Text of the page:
Between 2010 and 2013, harassment complaints decreased nearly 10%, but the proportion filed by men increased from 16.2% in 2010 to 17.8% in 2013.
Professor of organizational behavior Franciska Krings’ research found that about half of more than 2,400 employees she surveyed had experienced unwanted workplace behavior of a sexual nature. Men and women had both experienced it in similar proportions; however, women were more likely to label that behavior as ‘harassment’.
And perhaps more strikingly, 66% of women and 71% of men admitted to having demonstrated behavior that could be perceived as harassment in the past twelve months.
The EEOC made it clear in September last year that it would show female perpetrators the same treatment as male ones when it filed a lawsuit against Wells Fargo for allowing a female manager to create a sexually hostile workplace.
And in February, technology public relations specialist Joseph Jackson sued his employer OpenCommunications and two female colleagues with countless evidence that the colleague had been sexually harassing him throughout the course of his employment. Unwelcome comments about the heterosexual man’s bedroom activity, unsolicited hugs and racially charged compliments were reported to the company CEO, who simply told Jackson he was a “hater”.
The risk for employers in sexual harassment cases has risen in recent years. Total monetary benefits distributed from EEOC claims increasing from $41.2million to $44.6million between 2010 and 2013, excluding that which was obtained through litigation. Just over half of claims were dismissed by the EEOC as having no reasonable cause. However, the average complainant that did have a case resolved received more than $12,000 in benefits, and that’s without hitting the courts.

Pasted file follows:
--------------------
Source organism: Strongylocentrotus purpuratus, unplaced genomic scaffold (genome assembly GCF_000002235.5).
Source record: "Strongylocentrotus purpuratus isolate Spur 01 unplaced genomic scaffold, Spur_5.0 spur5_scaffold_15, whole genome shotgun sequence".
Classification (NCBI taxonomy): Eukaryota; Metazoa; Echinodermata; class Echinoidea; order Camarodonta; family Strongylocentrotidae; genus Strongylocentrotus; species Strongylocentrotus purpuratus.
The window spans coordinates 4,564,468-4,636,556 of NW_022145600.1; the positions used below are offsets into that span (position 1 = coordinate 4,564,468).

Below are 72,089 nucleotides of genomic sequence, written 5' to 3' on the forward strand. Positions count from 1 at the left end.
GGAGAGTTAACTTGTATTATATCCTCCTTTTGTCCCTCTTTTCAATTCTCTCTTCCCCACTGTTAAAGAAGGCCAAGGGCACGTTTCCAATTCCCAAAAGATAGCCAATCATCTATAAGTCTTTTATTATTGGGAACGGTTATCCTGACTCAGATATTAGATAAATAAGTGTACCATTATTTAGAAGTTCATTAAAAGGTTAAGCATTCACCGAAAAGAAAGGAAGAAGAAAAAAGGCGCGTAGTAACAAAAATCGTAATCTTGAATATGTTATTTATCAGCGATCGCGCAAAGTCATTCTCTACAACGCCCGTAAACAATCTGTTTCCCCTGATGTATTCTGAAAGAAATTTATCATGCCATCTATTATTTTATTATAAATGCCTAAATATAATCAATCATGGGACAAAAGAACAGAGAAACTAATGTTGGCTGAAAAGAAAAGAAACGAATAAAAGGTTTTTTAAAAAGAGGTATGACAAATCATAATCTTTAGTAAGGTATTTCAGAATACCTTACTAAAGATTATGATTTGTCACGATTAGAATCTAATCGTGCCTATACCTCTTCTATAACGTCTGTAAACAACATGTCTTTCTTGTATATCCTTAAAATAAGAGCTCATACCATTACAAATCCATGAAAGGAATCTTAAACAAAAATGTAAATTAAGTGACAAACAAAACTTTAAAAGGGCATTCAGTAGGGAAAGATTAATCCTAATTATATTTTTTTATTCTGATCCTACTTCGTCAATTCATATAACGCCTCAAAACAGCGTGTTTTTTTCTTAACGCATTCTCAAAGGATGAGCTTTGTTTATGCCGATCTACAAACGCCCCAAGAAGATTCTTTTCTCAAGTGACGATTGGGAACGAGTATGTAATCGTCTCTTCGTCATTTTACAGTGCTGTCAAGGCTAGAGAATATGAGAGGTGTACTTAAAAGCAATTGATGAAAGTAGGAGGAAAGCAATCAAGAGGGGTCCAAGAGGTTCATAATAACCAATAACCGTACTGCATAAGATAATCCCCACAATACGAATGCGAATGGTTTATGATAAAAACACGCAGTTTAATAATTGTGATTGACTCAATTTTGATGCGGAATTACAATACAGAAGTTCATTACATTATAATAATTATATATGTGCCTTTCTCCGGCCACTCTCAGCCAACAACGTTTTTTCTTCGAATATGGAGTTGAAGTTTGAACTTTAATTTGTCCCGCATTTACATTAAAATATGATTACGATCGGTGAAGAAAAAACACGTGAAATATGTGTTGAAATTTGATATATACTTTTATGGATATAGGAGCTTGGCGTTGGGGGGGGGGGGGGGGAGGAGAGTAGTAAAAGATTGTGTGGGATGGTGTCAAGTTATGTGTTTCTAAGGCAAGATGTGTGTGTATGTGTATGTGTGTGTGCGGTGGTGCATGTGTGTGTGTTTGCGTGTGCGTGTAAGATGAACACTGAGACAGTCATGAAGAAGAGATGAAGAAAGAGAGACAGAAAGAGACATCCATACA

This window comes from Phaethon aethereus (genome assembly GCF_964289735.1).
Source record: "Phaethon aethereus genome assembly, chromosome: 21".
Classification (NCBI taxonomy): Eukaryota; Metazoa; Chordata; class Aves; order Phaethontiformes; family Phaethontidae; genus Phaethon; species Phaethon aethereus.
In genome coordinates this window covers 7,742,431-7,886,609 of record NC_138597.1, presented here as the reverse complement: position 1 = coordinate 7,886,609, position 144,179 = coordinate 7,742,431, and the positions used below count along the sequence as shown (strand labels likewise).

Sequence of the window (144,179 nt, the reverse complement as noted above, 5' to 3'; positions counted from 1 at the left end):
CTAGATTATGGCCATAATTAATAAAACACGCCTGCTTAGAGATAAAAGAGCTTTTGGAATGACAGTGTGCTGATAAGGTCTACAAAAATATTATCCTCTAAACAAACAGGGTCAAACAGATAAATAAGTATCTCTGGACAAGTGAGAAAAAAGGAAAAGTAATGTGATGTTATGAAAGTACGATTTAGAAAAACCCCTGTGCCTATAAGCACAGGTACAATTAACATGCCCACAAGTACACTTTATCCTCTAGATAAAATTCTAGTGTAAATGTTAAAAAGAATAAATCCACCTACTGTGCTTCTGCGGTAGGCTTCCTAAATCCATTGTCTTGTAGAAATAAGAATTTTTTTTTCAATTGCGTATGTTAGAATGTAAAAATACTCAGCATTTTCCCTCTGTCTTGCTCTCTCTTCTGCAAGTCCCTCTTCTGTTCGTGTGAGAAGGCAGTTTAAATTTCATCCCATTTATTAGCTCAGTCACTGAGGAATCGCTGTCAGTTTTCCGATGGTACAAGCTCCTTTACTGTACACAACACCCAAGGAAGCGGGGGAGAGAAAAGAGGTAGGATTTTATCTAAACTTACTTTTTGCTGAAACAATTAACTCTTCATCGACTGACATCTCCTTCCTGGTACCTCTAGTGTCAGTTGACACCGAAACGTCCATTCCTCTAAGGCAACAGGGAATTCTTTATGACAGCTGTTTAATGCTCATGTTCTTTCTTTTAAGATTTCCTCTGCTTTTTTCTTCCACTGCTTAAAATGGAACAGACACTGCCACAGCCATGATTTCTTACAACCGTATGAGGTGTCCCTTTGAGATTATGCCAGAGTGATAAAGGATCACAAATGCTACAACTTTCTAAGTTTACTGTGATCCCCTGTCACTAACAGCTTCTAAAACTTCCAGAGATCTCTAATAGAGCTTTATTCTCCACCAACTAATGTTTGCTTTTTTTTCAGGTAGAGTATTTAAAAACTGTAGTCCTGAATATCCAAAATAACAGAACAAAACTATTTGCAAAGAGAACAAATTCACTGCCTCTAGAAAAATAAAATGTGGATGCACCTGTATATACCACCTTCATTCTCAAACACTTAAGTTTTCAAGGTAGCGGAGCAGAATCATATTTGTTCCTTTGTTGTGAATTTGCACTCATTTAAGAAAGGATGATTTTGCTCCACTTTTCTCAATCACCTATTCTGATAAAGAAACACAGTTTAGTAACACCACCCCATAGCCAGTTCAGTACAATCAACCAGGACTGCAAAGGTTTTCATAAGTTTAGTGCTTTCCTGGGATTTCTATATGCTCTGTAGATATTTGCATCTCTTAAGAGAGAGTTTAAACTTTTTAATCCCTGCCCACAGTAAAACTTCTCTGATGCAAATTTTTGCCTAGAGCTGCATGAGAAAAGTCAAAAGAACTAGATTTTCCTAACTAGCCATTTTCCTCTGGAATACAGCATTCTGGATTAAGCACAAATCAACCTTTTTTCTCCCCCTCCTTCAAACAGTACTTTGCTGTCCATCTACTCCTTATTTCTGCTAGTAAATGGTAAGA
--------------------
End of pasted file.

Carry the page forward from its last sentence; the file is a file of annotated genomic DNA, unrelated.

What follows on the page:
Treat all complainants equally
It's important not to belittle serious concerns brought up by employees. Perhaps OpenCommunications would not have gotten in hot water if it had treated Jackson with the same respect that is usually afforded women who make harassment complaints.
Train both men and women equally
Harassment prevention measures should include both men and women, not only as victims but also as possible perpetrators. "This awakens less resistance than handling the topic of harassment by itself," says Krings. It also helps mitigate anxiety amongst men, who "often feel that they are under suspicion" in these discussions.
Corporate culture is key
While Krings did not find predictive factors for individuals, she did find that corporate culture could predict to a certain extent whether sexual harassment would be a problem for a workplace. For instance, the likelihood of harassment complaints was significantly higher when employees indicated that sexual double entendres were a normal part of conversation in the office.
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Nearly one in five formal sexual harassment charges at the Equal Employment Opportunity Commission involved male victims, despite an overall decrease in the number of complaints received.